Cybersecurity Risks with Smart Devices and IoT

Cybersecurity Risks with Smart Devices and IoT

We have entered the new era when it comes to cybersecurity and cyber attacks. Multi-stage exploits that open more opportunity to cybercriminals to become more damaging than ever before. The most recent cyber attack against Facebook, where 50 to 90 million accounts got affected came by multi-stage attacks. With each stage using a different exploit executed one after another to penetrate the otherwise secure and locked-down Facebook user’s cookie infrastructure.

The world has witnessed the growth of technology, started with the PC revolution of 1981, the growth of the Internet in the mid to late 90’s, the introduction of the portable computing devices such as the PDAs in the early 2000’s and the explosion of the smart mobile devices since 2007.

With new devices entering the market, the newest one is the Internet-of-Things devices (IoT), more possibilities of getting hacked. The new wave of devices like smartphones, tablets, and IoTs are more at risks than PCs and laptops. Since the manufacturers focus on the development of new features and fast release of new services more than security issues, security in smartphones is usually neglected. Smartphones, as opposed to ordinary mobile phones, use different technologies, so they are more exposed to different attacks. In addition, they are interoperating devices which work between the Internet and telecom networks, so they can bring Internet security threats to the telecom networks and cause serious damages and endanger critical call centers.

In general, malicious users can exploit vulnerabilities in Operating systems, software, protocols and network interface. It is interesting that regardless of how well the system of the victim is secured, its susceptibility to the attack relies on the state of security in the rest of the Internet. Attackers can apply different types of attacks and also can have a variety of objectives. Some of them try to reroute messages, and some of them try to damage the whole network and degrade its performance or overload the system with lots of unwanted packets, whereas others disrupt communication over the network and leave servers inaccessible to legitimate users by performing Denial of Service attacks (DoS). There are three basic kinds of DoS attacks: 1. Sending lots of packets and consuming limited resources (network, CPU, memory). 2. Changing or damaging configuration information. 3. Changing or damaging the components of the network.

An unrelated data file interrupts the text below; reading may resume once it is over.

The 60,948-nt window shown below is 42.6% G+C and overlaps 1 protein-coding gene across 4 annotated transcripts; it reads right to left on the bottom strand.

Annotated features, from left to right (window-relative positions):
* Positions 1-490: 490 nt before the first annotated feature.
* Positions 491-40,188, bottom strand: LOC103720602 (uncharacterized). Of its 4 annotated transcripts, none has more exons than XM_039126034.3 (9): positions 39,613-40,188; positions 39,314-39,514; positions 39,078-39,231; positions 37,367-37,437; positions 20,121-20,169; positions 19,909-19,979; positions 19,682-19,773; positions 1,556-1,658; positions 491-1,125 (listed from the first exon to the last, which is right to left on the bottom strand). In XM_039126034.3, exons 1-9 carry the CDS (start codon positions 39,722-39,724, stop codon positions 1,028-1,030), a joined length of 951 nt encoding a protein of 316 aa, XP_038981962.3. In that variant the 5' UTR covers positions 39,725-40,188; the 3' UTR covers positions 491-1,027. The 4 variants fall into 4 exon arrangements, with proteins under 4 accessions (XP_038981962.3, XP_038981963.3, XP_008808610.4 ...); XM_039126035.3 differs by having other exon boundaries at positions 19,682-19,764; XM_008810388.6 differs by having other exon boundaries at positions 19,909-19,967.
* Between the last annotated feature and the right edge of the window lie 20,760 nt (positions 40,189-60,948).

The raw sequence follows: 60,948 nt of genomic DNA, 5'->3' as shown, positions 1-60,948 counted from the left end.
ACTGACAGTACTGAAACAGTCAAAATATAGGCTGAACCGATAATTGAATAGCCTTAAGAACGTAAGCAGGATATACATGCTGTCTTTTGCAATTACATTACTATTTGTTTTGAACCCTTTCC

We also need to take into consideration that smartphones, tablets and IoT devices usually have web browsers. Without proper protection, web browsers like other software are vulnerable to different attacks. There are many browser-based attacks originating from “bad” websites. Due to poor security in web applications and vulnerabilities in software supporting websites, attackers are able to compromise many trusted websites to send malicious payloads to visitors. Attackers can also add scripts that don’t alter the website‟s appearance in order to redirect the visitors to another website which may cause malicious programs to be downloaded into smartphones and obtain personal information. This type of attack is called a phishing attack which is also typically carried out by e-mail or instant messaging.

The manufacturers are advised by security experts to give more effort with security updating their devices. It is their legal responsibility to do so, as such devices are computers as well, in fact, they are more personal computers than PCs.

Kevin Jones951 Posts

Kevin Jones, Ph.D., is a research associate and a Cyber Security Author with experience in Penetration Testing, Vulnerability Assessments, Monitoring solutions, Surveillance and Offensive technologies etc. Currently, he is a freelance writer on latest security news and other happenings. He has authored numerous articles and exploits which can be found on popular sites like hackercombat.com and others.

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